A 750-foot test-observation well drilled bear Almira, Wash., is one of several drilled to date (1971) in selected areas if the State. The test wells provide information on ground-water conditions where large-scale pumping from wells is rapidly increasing or ids expected to increase, but where data available from existing wells are incomplete and fail to provide adequate guidance for management of the area;s ground-water resources.
The upper 60 feet of the Almira well has a 10-inch casing below this depth the well is uncased in basalt. Four major aquifer zones are penetrated by the well. Geophysical logging during drilling provided data on hole diameter, water resistivity (mineralization) and temperature, and natural radiation of the rock units. These data supplemented the driller‘s log as a basis for final selection of the aquifers to be monitored. Two pumping tests showed that (1) when the well was 546 feet deep and was pumped at a rate of about 510 gpm (gallons per minute) for 9 1/2 hours, the specific capacity was 92 gpm per foot of drawndown; and (2) at the final 750-foot depth, with all four aquifers contributing water and the well being pumped at a rate of 525 gpm for 24 hours, the specific capacity was 96 gpm per foot of drawdown. Water from the well when drilled to its final depth of 750 feet is slightly warmer and somewhat more mineralized than when the well was only 546 feet deep.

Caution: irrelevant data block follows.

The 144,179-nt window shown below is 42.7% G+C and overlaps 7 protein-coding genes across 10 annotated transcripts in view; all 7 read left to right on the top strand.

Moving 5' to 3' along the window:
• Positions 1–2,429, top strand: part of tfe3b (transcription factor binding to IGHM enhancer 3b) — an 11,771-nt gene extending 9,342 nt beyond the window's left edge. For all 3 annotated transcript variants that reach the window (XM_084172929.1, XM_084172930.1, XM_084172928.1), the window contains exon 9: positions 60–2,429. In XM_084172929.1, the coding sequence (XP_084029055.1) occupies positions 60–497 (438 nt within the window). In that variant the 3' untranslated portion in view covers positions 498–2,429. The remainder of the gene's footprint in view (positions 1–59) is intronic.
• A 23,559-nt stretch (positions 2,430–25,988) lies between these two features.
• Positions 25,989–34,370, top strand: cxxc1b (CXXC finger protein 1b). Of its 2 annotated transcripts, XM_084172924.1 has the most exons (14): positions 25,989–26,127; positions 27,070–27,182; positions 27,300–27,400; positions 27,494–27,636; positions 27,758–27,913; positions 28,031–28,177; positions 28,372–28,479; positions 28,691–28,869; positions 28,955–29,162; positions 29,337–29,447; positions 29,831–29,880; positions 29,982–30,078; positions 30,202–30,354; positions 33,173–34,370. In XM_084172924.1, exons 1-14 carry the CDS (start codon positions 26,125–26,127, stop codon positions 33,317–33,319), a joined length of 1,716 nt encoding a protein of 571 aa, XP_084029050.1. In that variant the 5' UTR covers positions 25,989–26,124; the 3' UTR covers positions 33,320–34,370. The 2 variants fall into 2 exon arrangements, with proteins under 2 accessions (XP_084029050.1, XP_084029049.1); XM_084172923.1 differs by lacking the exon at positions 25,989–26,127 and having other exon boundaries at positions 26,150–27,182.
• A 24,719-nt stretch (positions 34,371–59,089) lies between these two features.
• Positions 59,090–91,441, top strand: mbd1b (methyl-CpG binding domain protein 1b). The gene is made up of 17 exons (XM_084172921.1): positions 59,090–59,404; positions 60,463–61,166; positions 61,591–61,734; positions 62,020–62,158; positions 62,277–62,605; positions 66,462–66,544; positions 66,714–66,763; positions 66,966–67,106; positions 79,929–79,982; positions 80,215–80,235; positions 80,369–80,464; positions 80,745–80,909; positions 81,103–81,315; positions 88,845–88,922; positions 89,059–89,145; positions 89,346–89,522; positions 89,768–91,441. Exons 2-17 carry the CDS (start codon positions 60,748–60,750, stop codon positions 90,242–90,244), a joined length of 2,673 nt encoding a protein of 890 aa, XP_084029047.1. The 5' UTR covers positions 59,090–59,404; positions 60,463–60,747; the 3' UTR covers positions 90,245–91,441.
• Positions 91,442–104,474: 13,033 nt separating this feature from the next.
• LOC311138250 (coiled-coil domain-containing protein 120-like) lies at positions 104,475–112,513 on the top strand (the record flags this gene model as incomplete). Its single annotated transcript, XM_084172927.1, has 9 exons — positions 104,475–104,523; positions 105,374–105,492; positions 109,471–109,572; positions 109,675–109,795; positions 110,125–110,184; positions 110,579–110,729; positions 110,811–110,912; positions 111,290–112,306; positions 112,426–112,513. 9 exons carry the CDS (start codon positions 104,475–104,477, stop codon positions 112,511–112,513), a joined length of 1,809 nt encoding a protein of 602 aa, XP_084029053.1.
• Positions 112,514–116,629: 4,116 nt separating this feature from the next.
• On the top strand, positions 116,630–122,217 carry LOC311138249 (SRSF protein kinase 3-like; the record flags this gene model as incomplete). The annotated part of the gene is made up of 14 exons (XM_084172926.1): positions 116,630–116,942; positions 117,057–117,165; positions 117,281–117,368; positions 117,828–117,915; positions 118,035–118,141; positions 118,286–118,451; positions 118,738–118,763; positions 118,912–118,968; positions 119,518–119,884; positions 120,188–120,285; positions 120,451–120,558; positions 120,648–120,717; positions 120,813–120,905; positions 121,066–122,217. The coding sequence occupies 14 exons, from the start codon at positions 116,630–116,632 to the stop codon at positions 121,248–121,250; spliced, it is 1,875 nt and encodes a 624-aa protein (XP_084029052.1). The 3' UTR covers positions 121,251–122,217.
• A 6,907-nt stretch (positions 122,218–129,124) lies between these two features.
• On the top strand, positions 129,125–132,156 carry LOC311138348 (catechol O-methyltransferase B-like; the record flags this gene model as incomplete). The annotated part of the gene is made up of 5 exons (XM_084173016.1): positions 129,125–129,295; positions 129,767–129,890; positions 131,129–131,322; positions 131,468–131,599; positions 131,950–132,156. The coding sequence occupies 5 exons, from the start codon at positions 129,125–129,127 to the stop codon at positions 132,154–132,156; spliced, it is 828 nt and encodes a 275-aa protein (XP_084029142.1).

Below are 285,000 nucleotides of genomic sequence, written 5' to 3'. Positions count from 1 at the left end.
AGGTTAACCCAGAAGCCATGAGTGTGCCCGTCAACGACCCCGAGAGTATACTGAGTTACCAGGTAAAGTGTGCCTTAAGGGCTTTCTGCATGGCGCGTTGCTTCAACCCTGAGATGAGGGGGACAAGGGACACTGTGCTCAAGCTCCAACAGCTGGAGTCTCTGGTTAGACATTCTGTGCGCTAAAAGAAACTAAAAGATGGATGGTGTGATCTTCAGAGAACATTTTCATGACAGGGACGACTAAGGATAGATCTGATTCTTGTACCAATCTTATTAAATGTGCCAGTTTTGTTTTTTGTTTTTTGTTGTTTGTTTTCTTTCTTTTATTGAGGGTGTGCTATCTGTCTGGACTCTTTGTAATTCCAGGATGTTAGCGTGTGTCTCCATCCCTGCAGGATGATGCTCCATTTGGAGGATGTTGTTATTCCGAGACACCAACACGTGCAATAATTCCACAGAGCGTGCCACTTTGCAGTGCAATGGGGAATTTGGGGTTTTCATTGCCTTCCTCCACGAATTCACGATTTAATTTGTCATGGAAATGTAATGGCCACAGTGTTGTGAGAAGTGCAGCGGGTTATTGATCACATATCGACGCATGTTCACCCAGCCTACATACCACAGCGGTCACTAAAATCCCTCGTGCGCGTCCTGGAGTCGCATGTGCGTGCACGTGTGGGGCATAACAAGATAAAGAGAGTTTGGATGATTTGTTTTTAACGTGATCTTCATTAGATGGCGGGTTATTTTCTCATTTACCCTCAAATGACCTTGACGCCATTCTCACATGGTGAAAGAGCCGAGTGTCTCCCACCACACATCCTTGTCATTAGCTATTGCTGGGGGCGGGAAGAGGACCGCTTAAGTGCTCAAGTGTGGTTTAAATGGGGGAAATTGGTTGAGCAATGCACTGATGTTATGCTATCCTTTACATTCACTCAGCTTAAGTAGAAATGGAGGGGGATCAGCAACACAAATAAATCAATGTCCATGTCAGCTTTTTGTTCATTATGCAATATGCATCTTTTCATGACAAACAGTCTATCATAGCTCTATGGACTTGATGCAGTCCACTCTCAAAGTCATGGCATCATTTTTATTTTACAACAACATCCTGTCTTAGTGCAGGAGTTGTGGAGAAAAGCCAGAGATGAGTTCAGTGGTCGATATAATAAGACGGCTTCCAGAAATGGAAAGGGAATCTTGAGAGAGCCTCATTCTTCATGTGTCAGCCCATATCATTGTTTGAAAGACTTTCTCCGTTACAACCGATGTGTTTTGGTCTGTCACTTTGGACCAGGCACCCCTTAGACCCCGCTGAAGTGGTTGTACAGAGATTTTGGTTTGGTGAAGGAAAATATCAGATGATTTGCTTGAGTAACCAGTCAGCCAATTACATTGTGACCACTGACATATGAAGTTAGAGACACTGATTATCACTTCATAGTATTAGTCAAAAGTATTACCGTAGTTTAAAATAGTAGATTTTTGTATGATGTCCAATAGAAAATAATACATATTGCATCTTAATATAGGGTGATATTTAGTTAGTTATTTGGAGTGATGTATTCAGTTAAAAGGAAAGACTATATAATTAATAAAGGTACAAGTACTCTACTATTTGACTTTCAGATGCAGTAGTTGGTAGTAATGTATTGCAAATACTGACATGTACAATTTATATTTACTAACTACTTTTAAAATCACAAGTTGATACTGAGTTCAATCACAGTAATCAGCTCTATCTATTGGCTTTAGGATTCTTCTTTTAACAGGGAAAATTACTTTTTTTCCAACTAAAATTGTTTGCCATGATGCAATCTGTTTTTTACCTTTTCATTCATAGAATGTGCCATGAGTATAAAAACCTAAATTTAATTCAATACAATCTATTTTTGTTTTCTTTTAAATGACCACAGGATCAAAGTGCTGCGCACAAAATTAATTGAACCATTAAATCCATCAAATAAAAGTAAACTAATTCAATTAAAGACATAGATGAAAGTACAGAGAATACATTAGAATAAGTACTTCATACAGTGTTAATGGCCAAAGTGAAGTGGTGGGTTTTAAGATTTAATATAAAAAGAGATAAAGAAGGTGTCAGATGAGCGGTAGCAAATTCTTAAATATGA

Four piezometer pipes were installed in the well so that
each reflected the head in a specific aquifer zone that is
hydraulically isolated from the other aquifer zones by cement
seals. The maximum difference in water levels between the
uppermost and lowermost aquifers after the zones were isolated
was 180 feet; the difference may increase somewhat as the
heads in the aquifers continue to adjust after isolation.
An access pipe also was provided for an instrument to measure
the geothermal gradient.
The data that have been obtained from the test-observation
well and that which will be available from it in the
future are expected to provide invaluable guidance for management of the ground-water resources.